What is auditory memory and why is it important for children?
Auditory memory is what we use to help us retain information that we receive through listening. In order to remember and recall information that we hear, it needs to be held in the brain for a short period to allow us to process it. Auditory memory plays an important part in a child being able to learn new concepts. If a child cannot retain information accurately and long enough to process it then the brain will not be able to store it well for them to use later on.
Remembering the information we receive through our ears is different to remembering things that we see. When we remember words, we can often look at them over and over again if we don’t remember them the first time. We usually only get a quick chance with listening!
This is a skill that can be more difficult for children with hearing loss who may not hear sound as clearly or at as long a distance away.
An important skill for all children, here are some fun activities that encourage the development of your child’s auditory memories.
Reading stories together: Having children recall specific things that happened in the book.
An easier option for new listeners, recall what has happened on each page using the pictures, then move to remember the pages, and eventually a whole picture book without the pictures and pages to help.
Challenging option for experienced listeners- increase the number of things a child needs to remember with pictures then without the pictures as they progress.
Shopping lists: Give your child a few items off your shopping list and get them to “remind” you of what you need to buy while grocery shopping.
The easier option for new listeners is to wait until you are near the item that you want them to remember before prompting a reminder. The child will have a visual prompt which will make this more simple at first. Once that has been mastered, move to remember the item without being near it in the store.
Challenging option for experienced listeners- Have children remember more than one item off your list, start with visual reminders as above then move towards more items without visual prompts.
Play hide and seek: Hide the toy then give them a series of hints as to where the toy is. See if your child is able to recall the clues and find the toy.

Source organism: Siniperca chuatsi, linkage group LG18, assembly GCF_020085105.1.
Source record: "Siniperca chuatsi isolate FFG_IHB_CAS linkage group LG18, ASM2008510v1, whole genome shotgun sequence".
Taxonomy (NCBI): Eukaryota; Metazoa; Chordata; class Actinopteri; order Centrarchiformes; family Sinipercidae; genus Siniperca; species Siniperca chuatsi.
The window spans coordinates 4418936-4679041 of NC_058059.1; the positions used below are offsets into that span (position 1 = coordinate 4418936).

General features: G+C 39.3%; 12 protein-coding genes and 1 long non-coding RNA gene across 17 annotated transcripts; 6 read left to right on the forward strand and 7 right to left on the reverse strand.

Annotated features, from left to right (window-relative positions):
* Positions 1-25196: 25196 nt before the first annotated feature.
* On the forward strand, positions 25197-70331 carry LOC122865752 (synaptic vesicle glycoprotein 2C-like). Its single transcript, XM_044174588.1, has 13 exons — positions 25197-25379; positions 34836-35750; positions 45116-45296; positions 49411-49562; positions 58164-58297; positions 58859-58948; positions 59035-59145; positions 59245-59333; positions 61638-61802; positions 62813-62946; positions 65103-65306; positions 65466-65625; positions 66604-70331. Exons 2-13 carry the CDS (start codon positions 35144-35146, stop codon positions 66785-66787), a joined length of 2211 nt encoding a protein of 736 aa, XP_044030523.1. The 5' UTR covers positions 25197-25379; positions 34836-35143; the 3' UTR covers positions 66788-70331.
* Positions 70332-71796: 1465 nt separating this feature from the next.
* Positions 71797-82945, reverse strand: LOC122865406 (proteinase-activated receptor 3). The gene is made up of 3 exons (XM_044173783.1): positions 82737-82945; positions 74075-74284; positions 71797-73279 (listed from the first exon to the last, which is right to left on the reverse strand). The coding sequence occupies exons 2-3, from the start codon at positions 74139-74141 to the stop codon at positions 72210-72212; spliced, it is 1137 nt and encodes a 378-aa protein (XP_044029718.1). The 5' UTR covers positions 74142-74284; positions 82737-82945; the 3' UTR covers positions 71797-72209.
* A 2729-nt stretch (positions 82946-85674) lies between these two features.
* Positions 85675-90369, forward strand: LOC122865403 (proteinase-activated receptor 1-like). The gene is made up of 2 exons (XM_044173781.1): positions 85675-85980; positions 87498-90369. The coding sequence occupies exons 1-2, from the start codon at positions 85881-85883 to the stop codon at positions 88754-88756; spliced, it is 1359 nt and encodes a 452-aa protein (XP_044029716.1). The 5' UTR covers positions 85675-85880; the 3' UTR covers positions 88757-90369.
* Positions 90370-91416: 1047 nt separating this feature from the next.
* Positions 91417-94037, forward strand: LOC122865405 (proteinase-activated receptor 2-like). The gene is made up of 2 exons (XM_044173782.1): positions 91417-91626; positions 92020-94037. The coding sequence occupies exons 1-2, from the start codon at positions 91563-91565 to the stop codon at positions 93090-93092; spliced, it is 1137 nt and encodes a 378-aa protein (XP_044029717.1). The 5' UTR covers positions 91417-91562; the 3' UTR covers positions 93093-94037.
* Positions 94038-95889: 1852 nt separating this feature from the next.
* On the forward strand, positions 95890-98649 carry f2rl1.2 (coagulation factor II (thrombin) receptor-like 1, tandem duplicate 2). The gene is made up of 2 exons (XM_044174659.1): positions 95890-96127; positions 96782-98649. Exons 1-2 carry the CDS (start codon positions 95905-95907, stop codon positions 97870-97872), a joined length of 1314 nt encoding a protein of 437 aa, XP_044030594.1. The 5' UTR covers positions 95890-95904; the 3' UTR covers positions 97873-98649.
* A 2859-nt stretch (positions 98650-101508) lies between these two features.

The beginner’s option for new listeners is to start with one clue at a time and choose an easier hiding place that will take fewer steps to find e.g. behind the couch.
Step up to a more challenging option for experienced listeners, choose harder hiding places such as inside things where children will need to follow more instructions to find the toy. Up the ante by giving your child more than one clue at once.
Memory games: One fun game is going to the zoo game, it’s great to involve the whole family in this one. Each person takes a turn at saying what animal they are going to see at the zoo. With each new person, they need to recall the previous things that other family members have said that they are going to see before they add their own animal on.
An easier option for new listeners is to have your child take their turn near the beginning of the game so there is less to remember.
Make the game more challenging by having your child take their turn later, so they have to remember more animals. Start off by recalling animals in any order, as they improve, have them repeat them back in the correct order.
Tips for success when playing auditory memory games:
- Start off easy with only one or two things that children need to remember. As they improve, make it more challenging for them by adding more instructions or items that children need to remember. Having success in tasks will keep them motivated and they are will be more likely to participate for longer periods.
- Keep it realistic for your child’s age. Their brains are still developing and growing so there are limitations to how much they can process at once. The general rule of thumb is remembering one item at a time for 12-23-month-olds, two items for 2-year-olds and three items for 3-year-olds.
- Decrease how predictable the instructions are as you go along to make them more difficult. For example instead of telling a child to put their socks in the washing basket, tell them to put them in the bathtub.
As with all activities you can adapt these to fit with whatever you happen to be doing during your day with resources you have around your home. You can practise for as long or as short a time as your child enjoys. But above all, have fun!
Written by Brooke Rose, Audiologist at The Shepherd Centre.